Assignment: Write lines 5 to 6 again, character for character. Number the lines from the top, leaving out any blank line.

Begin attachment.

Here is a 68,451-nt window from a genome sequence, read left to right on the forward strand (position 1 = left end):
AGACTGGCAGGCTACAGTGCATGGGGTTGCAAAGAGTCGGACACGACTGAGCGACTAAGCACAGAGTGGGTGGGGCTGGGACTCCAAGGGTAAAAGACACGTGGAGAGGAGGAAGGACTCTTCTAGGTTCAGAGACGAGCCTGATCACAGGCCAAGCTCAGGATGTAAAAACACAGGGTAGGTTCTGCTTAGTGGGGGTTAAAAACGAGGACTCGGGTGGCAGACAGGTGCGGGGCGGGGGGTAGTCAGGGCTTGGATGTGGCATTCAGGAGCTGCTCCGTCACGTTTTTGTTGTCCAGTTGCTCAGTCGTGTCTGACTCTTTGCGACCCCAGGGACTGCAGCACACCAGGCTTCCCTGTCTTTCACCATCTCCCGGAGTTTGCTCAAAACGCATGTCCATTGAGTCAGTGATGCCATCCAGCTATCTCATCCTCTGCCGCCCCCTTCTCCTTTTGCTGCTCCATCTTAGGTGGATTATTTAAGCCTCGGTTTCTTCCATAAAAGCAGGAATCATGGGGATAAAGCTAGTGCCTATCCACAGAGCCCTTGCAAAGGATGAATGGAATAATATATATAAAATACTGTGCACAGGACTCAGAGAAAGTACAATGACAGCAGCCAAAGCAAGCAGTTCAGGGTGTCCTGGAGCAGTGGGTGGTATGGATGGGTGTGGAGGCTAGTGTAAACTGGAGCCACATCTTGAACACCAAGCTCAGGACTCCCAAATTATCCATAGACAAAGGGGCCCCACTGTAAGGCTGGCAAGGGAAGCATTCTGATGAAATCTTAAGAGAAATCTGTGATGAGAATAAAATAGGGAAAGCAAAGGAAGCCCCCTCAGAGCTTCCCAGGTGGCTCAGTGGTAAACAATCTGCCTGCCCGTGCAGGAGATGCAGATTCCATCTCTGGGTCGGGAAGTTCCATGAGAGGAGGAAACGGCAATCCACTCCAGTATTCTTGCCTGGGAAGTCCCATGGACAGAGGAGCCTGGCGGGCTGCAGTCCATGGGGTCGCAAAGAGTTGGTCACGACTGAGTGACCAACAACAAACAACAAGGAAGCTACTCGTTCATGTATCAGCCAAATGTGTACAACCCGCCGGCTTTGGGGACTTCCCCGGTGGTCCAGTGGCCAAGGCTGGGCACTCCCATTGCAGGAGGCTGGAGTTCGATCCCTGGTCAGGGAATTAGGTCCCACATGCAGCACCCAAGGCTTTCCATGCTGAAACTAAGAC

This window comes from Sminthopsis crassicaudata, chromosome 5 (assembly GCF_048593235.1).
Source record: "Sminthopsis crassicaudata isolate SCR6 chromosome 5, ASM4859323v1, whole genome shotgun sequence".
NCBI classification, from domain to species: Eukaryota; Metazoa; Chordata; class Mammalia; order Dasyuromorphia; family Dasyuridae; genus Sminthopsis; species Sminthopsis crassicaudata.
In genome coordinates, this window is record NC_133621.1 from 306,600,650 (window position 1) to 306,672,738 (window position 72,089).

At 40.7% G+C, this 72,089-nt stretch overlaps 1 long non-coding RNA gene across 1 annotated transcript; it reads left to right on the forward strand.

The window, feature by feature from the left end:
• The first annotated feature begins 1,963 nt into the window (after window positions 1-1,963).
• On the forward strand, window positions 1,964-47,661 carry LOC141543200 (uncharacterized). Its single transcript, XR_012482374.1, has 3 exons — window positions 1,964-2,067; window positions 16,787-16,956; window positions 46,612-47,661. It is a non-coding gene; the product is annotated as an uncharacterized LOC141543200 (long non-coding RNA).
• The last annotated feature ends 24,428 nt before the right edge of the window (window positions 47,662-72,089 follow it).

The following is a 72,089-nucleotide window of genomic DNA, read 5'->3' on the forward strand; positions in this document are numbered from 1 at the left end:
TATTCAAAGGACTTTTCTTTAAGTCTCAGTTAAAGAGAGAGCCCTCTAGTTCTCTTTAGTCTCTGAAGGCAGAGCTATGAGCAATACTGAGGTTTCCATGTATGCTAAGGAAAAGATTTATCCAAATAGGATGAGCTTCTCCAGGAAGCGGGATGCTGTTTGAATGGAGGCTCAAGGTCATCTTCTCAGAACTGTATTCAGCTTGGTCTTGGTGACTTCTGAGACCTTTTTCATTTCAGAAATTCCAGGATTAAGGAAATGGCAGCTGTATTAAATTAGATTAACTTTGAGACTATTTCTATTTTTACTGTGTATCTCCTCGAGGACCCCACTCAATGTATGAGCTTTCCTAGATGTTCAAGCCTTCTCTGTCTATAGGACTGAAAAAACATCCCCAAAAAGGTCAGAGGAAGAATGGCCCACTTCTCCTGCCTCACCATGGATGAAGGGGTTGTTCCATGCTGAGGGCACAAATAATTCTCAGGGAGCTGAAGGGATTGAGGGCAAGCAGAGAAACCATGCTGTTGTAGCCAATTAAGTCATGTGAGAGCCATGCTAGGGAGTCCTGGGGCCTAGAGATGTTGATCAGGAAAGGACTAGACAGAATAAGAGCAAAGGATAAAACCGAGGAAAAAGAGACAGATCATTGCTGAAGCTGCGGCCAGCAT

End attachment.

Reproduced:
NCBI classification, from domain to species: Eukaryota; Metazoa; Chordata; class Mammalia; order Dasyuromorphia; family Dasyuridae; genus Sminthopsis; species Sminthopsis crassicaudata.
In genome coordinates, this window is record NC_133621.1 from 306,600,650 (window position 1) to 306,672,738 (window position 72,089).